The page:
Avodah Mailing List

Volume 25: Number 118

Tue, 01 Apr 2008

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Subjects Discussed In This Issue:
Message: 1
From: "Michael Makovi" <mikewinddale@gmail.com>
Date: Fri, 28 Mar 2008 17:36:43 +0300
Re: [Avodah] R' Angel & Geirus Redux

>  So far I have avoided getting involved in this discussion, mostly
>  because I have agreed with you as compared with RMM that one cannot say
>  that a tinok shenishba bears no guilt for their actions which violate
>  the Torah.
> R' Chana

>>They are not given a free pass that exempts them from mitzvos.
>> R' Daniel Eidensohn

>  On this I agree.  The language in the teshuvos talks about people's
>  taivos, just like every aveyran. People have taivos to not explore the
>  truth, just as they have taivos in other directions.  The proof of the
>  pudding is that a Reconstructionist Sunday School class can, inter
>  alia, produce an RMM.  If he can do it, why can't the rest of them?
>  And if they do do teshuva, then, so long as we are talking about
>  category b), their past averos are considered obliterated.
> R' Chana

Gevalt, is this what we were arguing?? Oy va voy, I misunderstood what
we were arguing about!

The Gemara in Shabbat perek 7 itself argues whether a TsN is b'shogeg
(R' Akiva, Rav and Shmuel) or ones (Munbaz, R' Yochanan and Reish
Lakish). According to the first, "af TsN" is like someone who forget the
inyan of Shabbat b'klal, and he must bring one korban chatat for all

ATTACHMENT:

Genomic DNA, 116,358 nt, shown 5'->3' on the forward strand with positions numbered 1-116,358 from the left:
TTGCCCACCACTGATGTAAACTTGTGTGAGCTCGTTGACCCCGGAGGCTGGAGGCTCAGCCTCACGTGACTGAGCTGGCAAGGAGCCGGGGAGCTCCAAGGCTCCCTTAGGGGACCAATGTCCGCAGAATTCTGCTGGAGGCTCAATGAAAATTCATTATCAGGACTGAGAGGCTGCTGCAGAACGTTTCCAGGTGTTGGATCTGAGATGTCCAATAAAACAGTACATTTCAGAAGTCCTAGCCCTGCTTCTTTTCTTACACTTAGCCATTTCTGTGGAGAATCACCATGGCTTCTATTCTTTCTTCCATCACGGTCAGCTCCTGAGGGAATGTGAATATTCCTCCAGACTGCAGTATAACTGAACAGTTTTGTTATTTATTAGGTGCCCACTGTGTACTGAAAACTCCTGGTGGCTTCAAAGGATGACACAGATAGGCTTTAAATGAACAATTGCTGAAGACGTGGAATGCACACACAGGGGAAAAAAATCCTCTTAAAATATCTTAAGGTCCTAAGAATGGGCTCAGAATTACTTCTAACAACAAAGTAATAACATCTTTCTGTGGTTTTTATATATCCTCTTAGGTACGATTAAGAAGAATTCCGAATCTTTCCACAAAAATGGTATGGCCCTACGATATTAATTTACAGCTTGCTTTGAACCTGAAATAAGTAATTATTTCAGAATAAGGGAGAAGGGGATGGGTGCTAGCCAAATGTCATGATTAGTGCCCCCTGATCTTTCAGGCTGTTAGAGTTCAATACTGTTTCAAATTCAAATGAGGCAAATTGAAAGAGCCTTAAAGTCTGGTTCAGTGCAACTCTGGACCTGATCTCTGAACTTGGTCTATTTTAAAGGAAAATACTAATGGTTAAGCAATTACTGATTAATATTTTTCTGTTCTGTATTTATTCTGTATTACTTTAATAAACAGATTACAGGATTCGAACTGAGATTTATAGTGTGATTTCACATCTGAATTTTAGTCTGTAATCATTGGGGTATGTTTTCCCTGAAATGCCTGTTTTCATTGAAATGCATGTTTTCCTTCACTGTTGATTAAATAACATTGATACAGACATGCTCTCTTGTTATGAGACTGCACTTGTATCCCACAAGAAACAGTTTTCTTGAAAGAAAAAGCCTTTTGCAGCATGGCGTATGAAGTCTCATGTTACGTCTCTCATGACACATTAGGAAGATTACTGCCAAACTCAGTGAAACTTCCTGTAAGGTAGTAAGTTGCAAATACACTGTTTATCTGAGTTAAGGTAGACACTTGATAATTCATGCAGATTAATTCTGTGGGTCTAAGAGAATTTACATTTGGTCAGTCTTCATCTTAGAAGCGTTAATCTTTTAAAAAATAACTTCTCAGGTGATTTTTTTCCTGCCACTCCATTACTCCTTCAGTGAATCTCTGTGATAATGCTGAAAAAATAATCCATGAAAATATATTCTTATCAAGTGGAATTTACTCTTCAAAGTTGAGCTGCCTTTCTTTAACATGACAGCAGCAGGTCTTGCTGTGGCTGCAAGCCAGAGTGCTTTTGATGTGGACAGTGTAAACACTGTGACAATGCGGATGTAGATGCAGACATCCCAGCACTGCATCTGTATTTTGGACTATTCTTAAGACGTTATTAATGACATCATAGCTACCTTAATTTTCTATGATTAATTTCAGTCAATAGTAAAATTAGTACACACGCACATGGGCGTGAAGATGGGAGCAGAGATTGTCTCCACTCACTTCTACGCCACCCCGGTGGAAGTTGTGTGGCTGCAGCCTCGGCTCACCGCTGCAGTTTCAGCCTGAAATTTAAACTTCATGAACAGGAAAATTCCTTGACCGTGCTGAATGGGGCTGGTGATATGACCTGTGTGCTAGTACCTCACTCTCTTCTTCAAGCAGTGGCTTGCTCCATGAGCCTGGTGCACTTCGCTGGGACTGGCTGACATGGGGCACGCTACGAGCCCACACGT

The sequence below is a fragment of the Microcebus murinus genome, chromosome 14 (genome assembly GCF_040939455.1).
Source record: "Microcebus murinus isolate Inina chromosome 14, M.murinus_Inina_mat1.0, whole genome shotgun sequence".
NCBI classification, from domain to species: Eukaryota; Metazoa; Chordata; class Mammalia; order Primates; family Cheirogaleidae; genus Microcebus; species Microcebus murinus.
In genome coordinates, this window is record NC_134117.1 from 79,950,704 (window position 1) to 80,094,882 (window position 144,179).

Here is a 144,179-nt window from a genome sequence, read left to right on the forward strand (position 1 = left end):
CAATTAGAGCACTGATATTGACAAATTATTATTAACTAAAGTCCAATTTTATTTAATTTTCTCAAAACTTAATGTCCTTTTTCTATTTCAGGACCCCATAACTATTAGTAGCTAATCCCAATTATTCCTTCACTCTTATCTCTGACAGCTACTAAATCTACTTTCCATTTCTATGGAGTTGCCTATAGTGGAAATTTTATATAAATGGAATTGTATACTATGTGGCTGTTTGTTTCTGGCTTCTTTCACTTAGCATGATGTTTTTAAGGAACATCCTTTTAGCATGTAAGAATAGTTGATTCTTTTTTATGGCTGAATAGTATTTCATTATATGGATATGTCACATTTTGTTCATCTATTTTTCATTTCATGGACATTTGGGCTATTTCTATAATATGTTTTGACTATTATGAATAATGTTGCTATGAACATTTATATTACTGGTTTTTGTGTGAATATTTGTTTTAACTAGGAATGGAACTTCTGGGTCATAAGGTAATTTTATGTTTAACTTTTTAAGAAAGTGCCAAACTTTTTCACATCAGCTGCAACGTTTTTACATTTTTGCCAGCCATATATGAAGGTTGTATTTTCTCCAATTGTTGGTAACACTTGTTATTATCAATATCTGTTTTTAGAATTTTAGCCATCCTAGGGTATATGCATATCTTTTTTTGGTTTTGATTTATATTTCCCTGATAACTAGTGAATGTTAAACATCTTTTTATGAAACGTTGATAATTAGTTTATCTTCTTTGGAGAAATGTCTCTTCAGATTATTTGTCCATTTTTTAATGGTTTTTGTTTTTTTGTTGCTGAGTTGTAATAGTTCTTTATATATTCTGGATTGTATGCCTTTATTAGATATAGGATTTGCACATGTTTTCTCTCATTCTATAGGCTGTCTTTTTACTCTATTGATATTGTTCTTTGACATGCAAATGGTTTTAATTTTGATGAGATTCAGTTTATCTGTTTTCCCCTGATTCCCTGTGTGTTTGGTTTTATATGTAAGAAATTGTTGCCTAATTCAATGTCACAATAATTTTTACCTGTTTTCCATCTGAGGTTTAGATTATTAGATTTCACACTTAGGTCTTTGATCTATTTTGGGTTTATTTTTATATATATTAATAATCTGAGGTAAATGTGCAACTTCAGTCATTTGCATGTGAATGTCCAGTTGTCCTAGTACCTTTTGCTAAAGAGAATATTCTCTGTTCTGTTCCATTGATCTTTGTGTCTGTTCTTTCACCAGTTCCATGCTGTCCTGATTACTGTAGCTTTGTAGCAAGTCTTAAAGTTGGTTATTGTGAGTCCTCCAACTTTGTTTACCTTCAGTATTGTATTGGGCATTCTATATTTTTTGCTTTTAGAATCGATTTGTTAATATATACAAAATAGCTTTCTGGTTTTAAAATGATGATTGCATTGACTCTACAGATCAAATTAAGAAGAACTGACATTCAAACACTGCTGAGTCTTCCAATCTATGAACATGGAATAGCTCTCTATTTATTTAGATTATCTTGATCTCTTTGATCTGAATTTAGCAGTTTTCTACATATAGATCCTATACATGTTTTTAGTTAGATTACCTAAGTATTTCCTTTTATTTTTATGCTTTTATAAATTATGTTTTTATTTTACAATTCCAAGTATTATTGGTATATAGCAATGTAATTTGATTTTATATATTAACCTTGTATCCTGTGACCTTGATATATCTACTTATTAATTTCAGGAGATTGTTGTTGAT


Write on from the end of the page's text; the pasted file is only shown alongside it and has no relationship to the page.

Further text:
his Shabbatot. According to the second, a TsN is not even shogeg, and
he is totally blameless; he doesn't even have to bring one single chatat.

So if we are arguing whether a TsN is shogeg or oness, then we may as
well just paste the Gemara into an Avodah email and let that be.

I was deliberately trying to be vague; when I said blameless, I
didn't necessarily mean b'klal like an oness; I just meant that he's
as blameless as any of us are when we wake up at 2 AM on Shabbat and
turn on the light switch before we remember what day of the week it is,
or absent-mindedly do borer like we'd do during the week. As far as our
practice goes, without a Beit haMikdash, there's not much a nakfa mina
AFAIK between TsN being oness and shogeg; either way, we wouldn't treat
him differently than we'd treat any other shogeg sinner, which I'm sure
we've all been at some point.

My argument was not between oness and shogeg; I was arguing against Reb
Moshe's meizid. According to R' Chana's terminology, Reb Moshe argues
(a), and I'm equally happy to argue for (b) or (c).

As an aside, that Gemara has an ambiguity that none of my Gemara teachers
was able to clarify to my satisfaction (this is davka what we are learning
in class; actually, we're now several dapim ahead, but...) - the Gemara
sets up Rav and Shmuel as TsN = shogeg against R' Yochanan and Reish
Lakish as TsN = oness. The Gemara then looks for Tannaitic sources,
and brings R' Akiva and Munbaz in a baraitha, for the two positions
respectively. But then, the Gemara asks what actually is shogeg itself
(forget about TsN), and it brings R' Yochanan as shogeg = shogeg b'karet
(he sinned b'meizid but didn't know he'd get karet for it), Reish
Lakish as shogeg b'lav (didn't know it was a melacha), and Munbaz as
shogeg b'korban were he to have not been shogeg (the guy intentionally
sinned and should get karet, and even knew that he'd get karet/skila,
but he didn't know that had he been shogeg hypothetically, he'd have to
bring a korban; this is a self-fulfilling prophesy and makes him into
a shogeg). Now, Munbaz's approach is (aside from being surprising and
astounding) intrinsically related to what he said about TsN being oness;